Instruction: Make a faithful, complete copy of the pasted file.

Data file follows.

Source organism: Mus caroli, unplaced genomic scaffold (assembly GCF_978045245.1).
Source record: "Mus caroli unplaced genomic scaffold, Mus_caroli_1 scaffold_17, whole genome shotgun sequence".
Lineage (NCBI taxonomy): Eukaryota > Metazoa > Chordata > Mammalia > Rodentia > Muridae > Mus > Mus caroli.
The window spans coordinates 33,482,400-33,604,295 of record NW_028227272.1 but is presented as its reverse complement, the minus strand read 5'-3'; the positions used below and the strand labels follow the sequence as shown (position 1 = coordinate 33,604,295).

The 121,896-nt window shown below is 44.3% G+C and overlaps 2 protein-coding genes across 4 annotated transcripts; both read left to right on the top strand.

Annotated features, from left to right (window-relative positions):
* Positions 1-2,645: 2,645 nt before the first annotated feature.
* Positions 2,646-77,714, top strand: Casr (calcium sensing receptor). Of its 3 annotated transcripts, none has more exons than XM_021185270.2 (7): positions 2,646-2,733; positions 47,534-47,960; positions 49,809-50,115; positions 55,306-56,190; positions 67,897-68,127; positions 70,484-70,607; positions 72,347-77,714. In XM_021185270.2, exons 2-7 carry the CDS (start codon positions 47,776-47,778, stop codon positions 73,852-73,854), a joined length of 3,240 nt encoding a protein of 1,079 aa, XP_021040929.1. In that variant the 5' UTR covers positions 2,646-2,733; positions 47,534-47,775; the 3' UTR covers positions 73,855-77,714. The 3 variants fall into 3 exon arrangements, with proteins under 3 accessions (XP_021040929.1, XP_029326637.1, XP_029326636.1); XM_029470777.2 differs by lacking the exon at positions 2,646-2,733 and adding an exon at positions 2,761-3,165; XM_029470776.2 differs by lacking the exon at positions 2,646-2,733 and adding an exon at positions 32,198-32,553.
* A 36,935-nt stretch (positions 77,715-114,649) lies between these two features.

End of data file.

Source organism: Mus caroli, unplaced genomic scaffold (assembly GCF_978045245.1).
Source record: "Mus caroli unplaced genomic scaffold, Mus_caroli_1 scaffold_17, whole genome shotgun sequence".
Lineage (NCBI taxonomy): Eukaryota > Metazoa > Chordata > Mammalia > Rodentia > Muridae > Mus > Mus caroli.
The window spans coordinates 33,482,400-33,604,295 of record NW_028227272.1 but is presented as its reverse complement, the minus strand read 5'-3'; the positions used below and the strand labels follow the sequence as shown (position 1 = coordinate 33,604,295).

The 121,896-nt window shown below is 44.3% G+C and overlaps 2 protein-coding genes across 4 annotated transcripts; both read left to right on the top strand.

Annotated features, from left to right (window-relative positions):
* Positions 1-2,645: 2,645 nt before the first annotated feature.
* Positions 2,646-77,714, top strand: Casr (calcium sensing receptor). Of its 3 annotated transcripts, none has more exons than XM_021185270.2 (7): positions 2,646-2,733; positions 47,534-47,960; positions 49,809-50,115; positions 55,306-56,190; positions 67,897-68,127; positions 70,484-70,607; positions 72,347-77,714. In XM_021185270.2, exons 2-7 carry the CDS (start codon positions 47,776-47,778, stop codon positions 73,852-73,854), a joined length of 3,240 nt encoding a protein of 1,079 aa, XP_021040929.1. In that variant the 5' UTR covers positions 2,646-2,733; positions 47,534-47,775; the 3' UTR covers positions 73,855-77,714. The 3 variants fall into 3 exon arrangements, with proteins under 3 accessions (XP_021040929.1, XP_029326637.1, XP_029326636.1); XM_029470777.2 differs by lacking the exon at positions 2,646-2,733 and adding an exon at positions 2,761-3,165; XM_029470776.2 differs by lacking the exon at positions 2,646-2,733 and adding an exon at positions 32,198-32,553.
* A 36,935-nt stretch (positions 77,715-114,649) lies between these two features.